imageIt happened again. I broke down and cried. And once again, it took me by surprise. As I stood in line waiting my turn, I saw masses of people-all kinds of folks- from this country and from foreign lands waiting their turn too. Like the tangled historic roots among cobblestones, bricks, asphalt and concrete-their faces were solemn even anxious as they quietly waited, I’m sure mine was too. I read again the history of it. The difficulties, the immense courage of men in another day and time, the decision made knowing what it would cost them.image

I saw so many other landmarks, so much more history, walked in the old cobbled paths read about for a lifetime. I didn’t break down at Betsy’s House or in Ben’s Business, I didn’t even break down as the tour guide pointed out- place after place where history was being made so many years ago. I didn’t break down at Christ’s Church, though I was deeply moved.

Dare I say it? I love this country. I love the red, blue and white star spangled flag and even though it is off-key I do love to sing the national anthem. I still put my hand over my heart when I pledge the flag. Every. Single. Time. I get exasperated with my country, the kind of exasperation I feel when I find a new wrinkle or another gray hair. Not the kind of exasperation that would ever make me want to give up on her, my roots are among those cobblestones, bricks and concrete too.image

This country is Strong and Freedom has always been Fragile. What started as a Dream, a Pursuit and a Bill of a Dozen Right Ideals were formed in the Fiery Furnace, a Foundry filled with the lives and fortunes of a few good men. On a heavy wooden beam their hopes were mounted and hoisted up with the strong belief that there was a better way to form a more perfect union. No one noticed it was imperfect, that a hairline crack had formed. After loudly proclaiming freedom-there was always the possibility that it could break, the ringing could be silenced and the whole idea would become a shining part of world history. image

A dozen years ago, I saw it. I broke down and cried. It took me by surprise then and it took me by surprise again last week. I saw masses of people yearning to be near her, I saw my own family pause by the Liberty Bell- The Liberty Bell spoke to me gently in passing and then I cried.  She stands silent, she stands in full view of Constitution Hall- a Strong Fragile Lady aging gracefully, unruffled and calm.. Even her tiresome quarreling children became quiet and reverent, desperately trying to be more perfect, more united in her presence. Beneath the hem of her garment, created equal with certain inalienable rights-Liberty’s children share her Love of Freedom.  This Southern Belle knows a true Lady when she sees one. Lady Liberty, I salute you, Darlin’.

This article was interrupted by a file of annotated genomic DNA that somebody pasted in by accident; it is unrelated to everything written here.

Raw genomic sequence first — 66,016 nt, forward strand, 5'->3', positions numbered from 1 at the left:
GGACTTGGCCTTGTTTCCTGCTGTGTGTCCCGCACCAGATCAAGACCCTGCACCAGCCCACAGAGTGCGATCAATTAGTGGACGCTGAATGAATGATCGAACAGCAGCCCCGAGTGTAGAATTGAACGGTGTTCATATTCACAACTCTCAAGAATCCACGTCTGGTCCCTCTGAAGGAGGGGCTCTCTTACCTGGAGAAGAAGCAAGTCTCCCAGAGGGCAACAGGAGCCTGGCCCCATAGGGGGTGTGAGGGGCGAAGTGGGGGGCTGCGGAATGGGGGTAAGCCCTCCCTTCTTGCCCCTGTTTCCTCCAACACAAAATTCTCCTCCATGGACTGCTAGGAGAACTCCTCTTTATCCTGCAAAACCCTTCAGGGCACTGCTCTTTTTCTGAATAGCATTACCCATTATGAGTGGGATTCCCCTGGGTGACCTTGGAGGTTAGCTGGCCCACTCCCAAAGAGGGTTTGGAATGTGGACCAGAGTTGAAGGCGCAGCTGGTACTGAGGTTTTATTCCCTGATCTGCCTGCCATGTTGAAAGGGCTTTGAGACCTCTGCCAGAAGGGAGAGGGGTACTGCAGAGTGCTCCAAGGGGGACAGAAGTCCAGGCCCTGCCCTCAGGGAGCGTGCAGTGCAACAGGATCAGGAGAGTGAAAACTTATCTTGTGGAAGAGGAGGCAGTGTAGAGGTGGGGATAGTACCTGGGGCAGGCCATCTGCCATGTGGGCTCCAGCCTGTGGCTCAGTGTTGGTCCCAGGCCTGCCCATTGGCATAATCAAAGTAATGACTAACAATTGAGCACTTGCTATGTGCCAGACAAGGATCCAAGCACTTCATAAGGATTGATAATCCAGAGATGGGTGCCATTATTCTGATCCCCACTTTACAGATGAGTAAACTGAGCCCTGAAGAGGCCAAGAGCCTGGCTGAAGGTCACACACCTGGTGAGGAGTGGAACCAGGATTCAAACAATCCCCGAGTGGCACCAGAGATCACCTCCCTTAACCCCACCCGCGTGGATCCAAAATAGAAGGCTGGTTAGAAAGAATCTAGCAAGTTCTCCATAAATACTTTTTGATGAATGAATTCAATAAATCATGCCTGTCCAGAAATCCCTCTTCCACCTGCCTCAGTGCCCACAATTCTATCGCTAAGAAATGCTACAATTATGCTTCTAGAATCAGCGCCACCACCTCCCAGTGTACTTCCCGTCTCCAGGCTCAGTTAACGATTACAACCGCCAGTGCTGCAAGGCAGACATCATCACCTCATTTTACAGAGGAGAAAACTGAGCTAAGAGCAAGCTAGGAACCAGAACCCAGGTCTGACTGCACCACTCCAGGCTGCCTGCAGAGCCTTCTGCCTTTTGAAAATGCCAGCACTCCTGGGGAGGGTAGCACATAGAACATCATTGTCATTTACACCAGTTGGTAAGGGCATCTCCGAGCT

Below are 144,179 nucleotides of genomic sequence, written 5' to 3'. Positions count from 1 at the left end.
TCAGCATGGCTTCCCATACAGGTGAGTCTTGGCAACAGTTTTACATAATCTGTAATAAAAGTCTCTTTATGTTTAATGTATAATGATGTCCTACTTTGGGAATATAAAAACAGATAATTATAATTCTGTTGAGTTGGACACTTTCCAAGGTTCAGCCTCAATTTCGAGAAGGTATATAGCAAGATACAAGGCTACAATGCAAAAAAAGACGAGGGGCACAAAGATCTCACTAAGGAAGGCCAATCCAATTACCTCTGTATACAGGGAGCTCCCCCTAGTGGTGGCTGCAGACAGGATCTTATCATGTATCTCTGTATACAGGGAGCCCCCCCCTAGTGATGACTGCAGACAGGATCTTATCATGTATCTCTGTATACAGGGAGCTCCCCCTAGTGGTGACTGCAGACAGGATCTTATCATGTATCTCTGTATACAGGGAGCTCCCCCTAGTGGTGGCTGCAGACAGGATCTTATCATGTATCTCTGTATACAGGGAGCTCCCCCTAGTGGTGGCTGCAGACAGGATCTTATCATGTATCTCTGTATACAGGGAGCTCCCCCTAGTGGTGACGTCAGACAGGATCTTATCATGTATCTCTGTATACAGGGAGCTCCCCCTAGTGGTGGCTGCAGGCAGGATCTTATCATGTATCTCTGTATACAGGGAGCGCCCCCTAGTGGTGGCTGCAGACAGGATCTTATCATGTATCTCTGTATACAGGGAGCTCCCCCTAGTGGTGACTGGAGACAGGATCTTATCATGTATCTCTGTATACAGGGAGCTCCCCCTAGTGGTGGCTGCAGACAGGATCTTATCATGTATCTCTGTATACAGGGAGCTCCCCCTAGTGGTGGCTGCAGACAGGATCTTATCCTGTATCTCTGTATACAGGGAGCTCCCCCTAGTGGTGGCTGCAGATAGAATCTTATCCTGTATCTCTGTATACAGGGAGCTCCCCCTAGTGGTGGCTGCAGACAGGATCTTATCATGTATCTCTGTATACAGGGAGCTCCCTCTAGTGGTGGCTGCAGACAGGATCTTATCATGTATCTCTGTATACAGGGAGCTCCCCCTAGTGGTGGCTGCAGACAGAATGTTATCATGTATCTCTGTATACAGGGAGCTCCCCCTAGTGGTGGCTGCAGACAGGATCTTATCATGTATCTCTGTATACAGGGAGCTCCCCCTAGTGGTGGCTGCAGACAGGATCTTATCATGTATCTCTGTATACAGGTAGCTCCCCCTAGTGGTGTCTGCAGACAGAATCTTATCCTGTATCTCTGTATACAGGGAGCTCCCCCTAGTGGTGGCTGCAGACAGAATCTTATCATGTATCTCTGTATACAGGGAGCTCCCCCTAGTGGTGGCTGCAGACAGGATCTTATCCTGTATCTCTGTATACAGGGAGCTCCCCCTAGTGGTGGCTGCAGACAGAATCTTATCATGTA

May God’s generous Grace, His unmatched Mercy and His abiding Love continue to shine His Glorious Light upon you.image

Our Holiday Vacation was an inspiring trip to Philadelphia, Pennsylvania. The City of Brotherly Love and the Birthplace of Freedom-where the Lovely Ladies are Strong, the Goodlookin’ Men are Brave and the Children of Liberty strive to be Far Above Average.*

Love y’all, Camellia

*quote- is a play on Garrison Keiller’s statement about the fictional Lake Woebegone – ‘Where the women are strong, the men are goodlooking and the children are all above average.’

All photographs are mine- from Old City, Betsy Ross House, Benjamin Franklin’s Print Shop, Elsfeth Alley, Constitution Hall and of course- Liberty Bell Center

9 thoughts on “Strong but Fragile…

  1. You were in my neck of the woods. I’m about 90 miles from there, we could have had lunch! And I agree, that whole place is so moving. Not just the Liberty Bell, but Independence Hall. When I am in there, I am taken back in time to that hot, hot summer imagining all those very brave men in their way too hot clothes debating their future – and ours – and being brave enough to sign away their land, their money and their very lives. It is an over-whelming experience.

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    1. Oh too bad! It’s odd but living in the South we don’t mind going somewhere cold in the winter- yes, I am overwhelmed when I think of it..the Liberty Bell seems the perfect analogy for democracy and freedom in our country! truly…thank you Lorrie! xoxo

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  2. Indeed our liberty- our freedom- is both extremely fragile and something easily taken for granted. In our world of over- communication and self- interests, it’s easy to lose sight of the bigger picture and the many sacrifices that have been made over the years. I love the photo with the old roots and cobblestones … our heritage- it’s a tangled mess sometimes, but it’s our mess, and as a community, we are stronger than we think we are.

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  3. You were near me. I live just north of Philadelphia. (You have many friends up here!) The last time I was moved to tears was at the Viet Nam War Memorial in Washington. Sobbed like a baby. I didn’t expect it. It snuck up on me as I saw column after column of people who sacrificed the ultimate. There were folks putting roses for a loved one long gone. It was so moving. I am always astonished at how much people are willing to sacrifice for freedom. I only hope that I would have had the courage to do the same.

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    1. oh! thank you Kate! what a treat it would have been to see you! Yes, I broke down at the Viet Nam memorial as well..but I had reason, my cousin, a Marine, had been there only 3 days when he was killed- I saw his name – he was so young, a gentle soul. Courage comes in many forms and darlin’ I believe you would rise to the occasion! A well spoken comment, Kate! thank you! xoxo

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